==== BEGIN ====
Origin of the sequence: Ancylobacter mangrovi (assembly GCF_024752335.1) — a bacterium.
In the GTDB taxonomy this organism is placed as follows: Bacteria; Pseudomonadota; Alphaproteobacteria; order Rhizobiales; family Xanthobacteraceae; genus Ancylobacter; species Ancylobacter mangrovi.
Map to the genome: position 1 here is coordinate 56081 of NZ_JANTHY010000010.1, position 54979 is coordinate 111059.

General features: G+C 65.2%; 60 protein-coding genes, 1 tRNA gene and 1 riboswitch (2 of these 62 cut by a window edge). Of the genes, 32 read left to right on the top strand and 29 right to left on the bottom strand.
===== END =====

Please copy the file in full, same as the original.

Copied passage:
Origin of the sequence: Ancylobacter mangrovi (assembly GCF_024752335.1) — a bacterium.
In the GTDB taxonomy this organism is placed as follows: Bacteria; Pseudomonadota; Alphaproteobacteria; order Rhizobiales; family Xanthobacteraceae; genus Ancylobacter; species Ancylobacter mangrovi.
Map to the genome: position 1 here is coordinate 56081 of NZ_JANTHY010000010.1, position 54979 is coordinate 111059.

General features: G+C 65.2%; 60 protein-coding genes, 1 tRNA gene and 1 riboswitch (2 of these 62 cut by a window edge). Of the genes, 32 read left to right on the top strand and 29 right to left on the bottom strand.